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It lies on the beautiful Inishowen Peninsula and is the most northerly point in Ireland.
The area is steeped in history and folklore.
Malin Head is a place for all tastes, including walking, fishing, swimming, photography, studying rock formations or rare flora, and is near Inishowen’s five magnificent golf courses.
From the moment you enter the Malin Head area via the coastal road, along the north of Trawbrega Bay, you will find the largest sand dunes in Europe at Lagg.
From Knockamaney’s Ben’s you can view the famous Five Fingers Strand.
At low tide you can see the wreck of the Twilight which sank in 1889, on route from Newfoundland to Derry.
On a clear day you can see Tory Island to the west.
You will find at Bamba’s Crown, Ireland’s most northerly point, the Tower, which was built in 1805 as a Lloyds Signal Station.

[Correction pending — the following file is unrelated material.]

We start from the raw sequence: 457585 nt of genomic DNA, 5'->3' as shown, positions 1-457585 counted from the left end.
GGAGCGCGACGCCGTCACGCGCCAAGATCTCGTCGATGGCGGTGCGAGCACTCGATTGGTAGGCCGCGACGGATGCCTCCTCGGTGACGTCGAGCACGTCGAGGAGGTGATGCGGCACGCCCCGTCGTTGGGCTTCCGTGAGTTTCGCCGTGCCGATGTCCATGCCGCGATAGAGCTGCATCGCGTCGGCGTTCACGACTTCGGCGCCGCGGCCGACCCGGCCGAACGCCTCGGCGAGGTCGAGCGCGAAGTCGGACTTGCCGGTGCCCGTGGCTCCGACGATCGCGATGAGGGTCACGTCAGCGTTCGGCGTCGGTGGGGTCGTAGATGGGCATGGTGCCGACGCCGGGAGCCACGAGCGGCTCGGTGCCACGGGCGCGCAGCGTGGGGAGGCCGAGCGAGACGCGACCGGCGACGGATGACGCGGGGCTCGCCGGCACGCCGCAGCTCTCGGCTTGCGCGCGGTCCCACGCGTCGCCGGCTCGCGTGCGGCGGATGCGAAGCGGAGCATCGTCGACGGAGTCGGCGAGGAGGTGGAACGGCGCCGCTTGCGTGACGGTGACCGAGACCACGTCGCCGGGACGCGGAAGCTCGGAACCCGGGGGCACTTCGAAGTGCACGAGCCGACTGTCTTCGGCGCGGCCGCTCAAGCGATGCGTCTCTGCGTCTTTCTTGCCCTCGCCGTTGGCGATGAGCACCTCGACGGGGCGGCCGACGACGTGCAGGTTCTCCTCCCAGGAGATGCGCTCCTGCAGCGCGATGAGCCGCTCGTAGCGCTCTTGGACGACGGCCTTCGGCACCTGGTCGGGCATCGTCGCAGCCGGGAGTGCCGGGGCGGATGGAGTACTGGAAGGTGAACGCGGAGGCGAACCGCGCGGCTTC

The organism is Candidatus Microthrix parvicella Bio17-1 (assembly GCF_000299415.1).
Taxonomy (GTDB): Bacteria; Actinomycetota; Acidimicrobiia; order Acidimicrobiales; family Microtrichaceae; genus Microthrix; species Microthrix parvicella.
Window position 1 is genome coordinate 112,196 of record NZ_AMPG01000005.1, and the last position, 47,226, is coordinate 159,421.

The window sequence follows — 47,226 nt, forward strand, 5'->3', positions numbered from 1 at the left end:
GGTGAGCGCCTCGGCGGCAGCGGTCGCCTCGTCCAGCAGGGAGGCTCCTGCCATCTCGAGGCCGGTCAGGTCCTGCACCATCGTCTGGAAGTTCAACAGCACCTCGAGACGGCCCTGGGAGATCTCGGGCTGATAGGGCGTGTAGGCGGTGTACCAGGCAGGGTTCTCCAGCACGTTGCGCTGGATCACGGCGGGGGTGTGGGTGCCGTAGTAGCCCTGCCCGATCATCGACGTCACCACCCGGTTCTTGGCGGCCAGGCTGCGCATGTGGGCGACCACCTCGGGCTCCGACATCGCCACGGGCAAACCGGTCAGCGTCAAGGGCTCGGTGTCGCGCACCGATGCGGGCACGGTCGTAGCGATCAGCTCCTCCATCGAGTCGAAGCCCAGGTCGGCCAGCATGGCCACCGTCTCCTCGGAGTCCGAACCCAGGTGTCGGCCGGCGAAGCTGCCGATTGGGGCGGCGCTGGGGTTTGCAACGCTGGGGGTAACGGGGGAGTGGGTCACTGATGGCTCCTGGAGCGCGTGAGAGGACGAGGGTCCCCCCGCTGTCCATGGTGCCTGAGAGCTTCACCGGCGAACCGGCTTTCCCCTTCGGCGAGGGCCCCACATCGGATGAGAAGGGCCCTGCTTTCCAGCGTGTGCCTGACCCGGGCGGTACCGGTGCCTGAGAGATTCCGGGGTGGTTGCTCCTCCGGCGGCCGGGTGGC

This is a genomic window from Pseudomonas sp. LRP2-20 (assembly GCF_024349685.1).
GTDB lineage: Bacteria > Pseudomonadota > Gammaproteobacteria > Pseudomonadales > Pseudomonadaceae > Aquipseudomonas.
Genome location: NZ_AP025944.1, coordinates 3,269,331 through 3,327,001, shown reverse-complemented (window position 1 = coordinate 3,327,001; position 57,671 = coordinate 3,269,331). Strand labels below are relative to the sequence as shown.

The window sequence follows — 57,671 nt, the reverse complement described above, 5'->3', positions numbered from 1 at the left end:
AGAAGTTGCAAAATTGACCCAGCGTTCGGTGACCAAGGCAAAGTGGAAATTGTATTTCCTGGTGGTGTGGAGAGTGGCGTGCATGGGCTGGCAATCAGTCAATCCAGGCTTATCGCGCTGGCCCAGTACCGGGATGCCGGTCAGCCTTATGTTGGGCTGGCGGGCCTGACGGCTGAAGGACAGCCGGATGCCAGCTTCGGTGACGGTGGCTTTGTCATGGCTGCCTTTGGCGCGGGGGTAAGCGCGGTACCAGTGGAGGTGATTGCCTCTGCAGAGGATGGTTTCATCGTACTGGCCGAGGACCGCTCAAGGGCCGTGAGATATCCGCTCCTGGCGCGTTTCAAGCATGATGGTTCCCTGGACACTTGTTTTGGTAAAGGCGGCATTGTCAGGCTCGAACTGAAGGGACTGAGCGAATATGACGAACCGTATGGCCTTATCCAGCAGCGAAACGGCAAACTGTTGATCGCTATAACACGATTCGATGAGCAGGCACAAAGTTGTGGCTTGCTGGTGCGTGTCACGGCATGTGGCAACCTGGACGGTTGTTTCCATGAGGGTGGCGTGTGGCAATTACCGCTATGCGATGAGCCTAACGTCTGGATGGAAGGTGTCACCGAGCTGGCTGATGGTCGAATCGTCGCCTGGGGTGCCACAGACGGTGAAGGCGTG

In its early days this was a major news link between America and Europe and was considered strategically very important to the Allies during the Second World War for the transmission of military information.
Here you can picnic on the last headland before Greenland, and it is a wonder to behold, regardless of the weather.
From here, Inishtrahull Island is visible, and also Scotland on a clear day a haven for professional and amateur painters alike.
Malin Head is a favourite spot for bird watchers, most importantly it is one of the few places in Europe where you may hear the illusive ‘Corncrake’.
It is also an ideal vantage point from which to view the Autumnal movements of seabirds such as gannets, shearwater, skuas, auks, etc, on their epic voyagesYou will not hear a weather forecast in Ireland without the mention of Malin Head.
It is embedded in the memories of anybody who depends on weather information for their living or indeed hobby.
Met Eireann, the National Weather Service of Ireland, has a prominent base there.